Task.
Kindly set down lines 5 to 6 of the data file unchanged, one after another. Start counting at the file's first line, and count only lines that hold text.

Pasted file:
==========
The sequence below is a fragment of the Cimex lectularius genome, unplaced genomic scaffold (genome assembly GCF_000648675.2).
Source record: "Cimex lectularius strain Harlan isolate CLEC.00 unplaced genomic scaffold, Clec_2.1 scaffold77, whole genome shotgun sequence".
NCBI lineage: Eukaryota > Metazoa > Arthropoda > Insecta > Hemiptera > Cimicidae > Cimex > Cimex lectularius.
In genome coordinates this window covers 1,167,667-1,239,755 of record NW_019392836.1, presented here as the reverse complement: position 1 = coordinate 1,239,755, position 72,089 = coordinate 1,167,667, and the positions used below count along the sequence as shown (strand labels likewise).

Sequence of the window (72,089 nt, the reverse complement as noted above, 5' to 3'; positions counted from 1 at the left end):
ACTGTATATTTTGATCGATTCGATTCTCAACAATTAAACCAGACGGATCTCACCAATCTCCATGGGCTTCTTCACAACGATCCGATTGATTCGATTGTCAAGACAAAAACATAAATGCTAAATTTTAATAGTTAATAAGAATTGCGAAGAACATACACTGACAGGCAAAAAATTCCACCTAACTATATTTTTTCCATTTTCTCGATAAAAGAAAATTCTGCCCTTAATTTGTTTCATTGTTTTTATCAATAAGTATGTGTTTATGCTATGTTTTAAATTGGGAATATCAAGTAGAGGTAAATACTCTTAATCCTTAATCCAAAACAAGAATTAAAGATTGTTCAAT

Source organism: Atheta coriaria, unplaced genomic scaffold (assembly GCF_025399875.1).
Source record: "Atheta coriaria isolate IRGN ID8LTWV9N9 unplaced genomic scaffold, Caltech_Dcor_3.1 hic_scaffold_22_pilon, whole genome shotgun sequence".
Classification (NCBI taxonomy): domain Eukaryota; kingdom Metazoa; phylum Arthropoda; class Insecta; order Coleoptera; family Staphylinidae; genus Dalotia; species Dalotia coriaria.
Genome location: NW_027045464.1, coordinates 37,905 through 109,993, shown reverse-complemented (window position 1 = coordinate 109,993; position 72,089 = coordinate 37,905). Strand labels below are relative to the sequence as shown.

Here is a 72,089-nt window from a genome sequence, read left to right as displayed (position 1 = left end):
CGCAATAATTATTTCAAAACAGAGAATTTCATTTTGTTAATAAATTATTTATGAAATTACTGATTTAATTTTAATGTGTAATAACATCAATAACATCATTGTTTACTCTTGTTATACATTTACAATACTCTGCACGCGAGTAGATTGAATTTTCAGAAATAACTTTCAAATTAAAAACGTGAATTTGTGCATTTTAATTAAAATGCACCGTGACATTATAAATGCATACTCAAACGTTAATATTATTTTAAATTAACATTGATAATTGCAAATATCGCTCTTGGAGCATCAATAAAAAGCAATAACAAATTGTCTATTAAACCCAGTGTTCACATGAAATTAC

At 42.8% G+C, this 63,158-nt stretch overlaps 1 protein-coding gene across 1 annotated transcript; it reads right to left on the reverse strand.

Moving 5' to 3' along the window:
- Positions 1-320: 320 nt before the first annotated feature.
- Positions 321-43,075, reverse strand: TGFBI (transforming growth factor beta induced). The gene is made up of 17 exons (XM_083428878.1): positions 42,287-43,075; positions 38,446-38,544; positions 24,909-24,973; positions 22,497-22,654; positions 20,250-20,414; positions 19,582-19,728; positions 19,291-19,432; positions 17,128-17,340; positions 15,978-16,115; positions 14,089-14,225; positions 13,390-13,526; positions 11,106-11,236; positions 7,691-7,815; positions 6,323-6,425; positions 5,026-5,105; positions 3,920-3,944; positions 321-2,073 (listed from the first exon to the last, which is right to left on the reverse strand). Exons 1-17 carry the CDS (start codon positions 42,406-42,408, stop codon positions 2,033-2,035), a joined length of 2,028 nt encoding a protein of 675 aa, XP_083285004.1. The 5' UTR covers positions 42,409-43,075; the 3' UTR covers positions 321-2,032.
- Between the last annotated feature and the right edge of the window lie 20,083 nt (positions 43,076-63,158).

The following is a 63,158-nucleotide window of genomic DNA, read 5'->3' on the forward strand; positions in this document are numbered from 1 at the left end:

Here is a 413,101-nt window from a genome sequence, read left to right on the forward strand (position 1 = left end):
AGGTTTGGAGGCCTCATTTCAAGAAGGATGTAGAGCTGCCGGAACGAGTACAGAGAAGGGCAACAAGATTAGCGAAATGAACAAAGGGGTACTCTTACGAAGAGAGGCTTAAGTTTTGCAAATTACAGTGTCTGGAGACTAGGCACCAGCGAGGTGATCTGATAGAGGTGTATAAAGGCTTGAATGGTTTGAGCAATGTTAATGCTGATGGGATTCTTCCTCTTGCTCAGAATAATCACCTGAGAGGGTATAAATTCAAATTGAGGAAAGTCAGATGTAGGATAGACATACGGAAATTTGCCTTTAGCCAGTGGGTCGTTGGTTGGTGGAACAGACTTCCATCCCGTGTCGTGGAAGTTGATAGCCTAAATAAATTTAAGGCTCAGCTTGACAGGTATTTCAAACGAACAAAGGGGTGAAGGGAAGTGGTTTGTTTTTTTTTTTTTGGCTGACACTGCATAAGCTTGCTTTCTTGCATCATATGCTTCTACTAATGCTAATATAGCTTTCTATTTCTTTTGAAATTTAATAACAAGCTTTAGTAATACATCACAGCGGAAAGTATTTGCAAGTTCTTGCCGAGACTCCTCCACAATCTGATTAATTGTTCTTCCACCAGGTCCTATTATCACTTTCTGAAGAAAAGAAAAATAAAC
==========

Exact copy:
Sequence of the window (72,089 nt, the reverse complement as noted above, 5' to 3'; positions counted from 1 at the left end):
ACTGTATATTTTGATCGATTCGATTCTCAACAATTAAACCAGACGGATCTCACCAATCTCCATGGGCTTCTTCACAACGATCCGATTGATTCGATTGTCAAGACAAAAACATAAATGCTAAATTTTAATAGTTAATAAGAATTGCGAAGAACATACACTGACAGGCAAAAAATTCCACCTAACTATATTTTTTCCATTTTCTCGATAAAAGAAAATTCTGCCCTTAATTTGTTTCATTGTTTTTATCAATAAGTATGTGTTTATGCTATGTTTTAAATTGGGAATATCAAGTAGAGGTAAATACTCTTAATCCTTAATCCAAAACAAGAATTAAAGATTGTTCAAT